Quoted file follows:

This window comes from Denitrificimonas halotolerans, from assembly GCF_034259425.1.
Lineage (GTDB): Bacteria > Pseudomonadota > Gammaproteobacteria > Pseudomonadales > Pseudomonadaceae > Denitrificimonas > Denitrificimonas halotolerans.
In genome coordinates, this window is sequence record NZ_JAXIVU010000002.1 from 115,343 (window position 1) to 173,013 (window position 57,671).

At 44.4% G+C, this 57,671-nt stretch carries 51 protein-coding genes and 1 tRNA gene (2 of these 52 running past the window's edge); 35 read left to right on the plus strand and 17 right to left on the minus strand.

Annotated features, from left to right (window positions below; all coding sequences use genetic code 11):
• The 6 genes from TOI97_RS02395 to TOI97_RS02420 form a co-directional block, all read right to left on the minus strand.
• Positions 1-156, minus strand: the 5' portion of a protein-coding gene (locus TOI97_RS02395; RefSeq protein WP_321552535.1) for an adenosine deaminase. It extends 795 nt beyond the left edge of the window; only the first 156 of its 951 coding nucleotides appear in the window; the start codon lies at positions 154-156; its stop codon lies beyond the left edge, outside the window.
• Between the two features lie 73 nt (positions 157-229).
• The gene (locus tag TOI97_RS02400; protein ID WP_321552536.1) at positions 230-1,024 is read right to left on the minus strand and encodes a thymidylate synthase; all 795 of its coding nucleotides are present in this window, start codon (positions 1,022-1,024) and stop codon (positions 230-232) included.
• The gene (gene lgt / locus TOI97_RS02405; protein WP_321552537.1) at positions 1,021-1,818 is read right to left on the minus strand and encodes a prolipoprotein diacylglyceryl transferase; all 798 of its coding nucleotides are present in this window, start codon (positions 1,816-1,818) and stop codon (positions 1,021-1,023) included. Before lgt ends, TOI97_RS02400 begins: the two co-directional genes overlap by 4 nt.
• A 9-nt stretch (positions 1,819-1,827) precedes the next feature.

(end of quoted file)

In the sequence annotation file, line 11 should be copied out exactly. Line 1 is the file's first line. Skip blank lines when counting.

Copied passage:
• A 9-nt stretch (positions 1,819-1,827) precedes the next feature.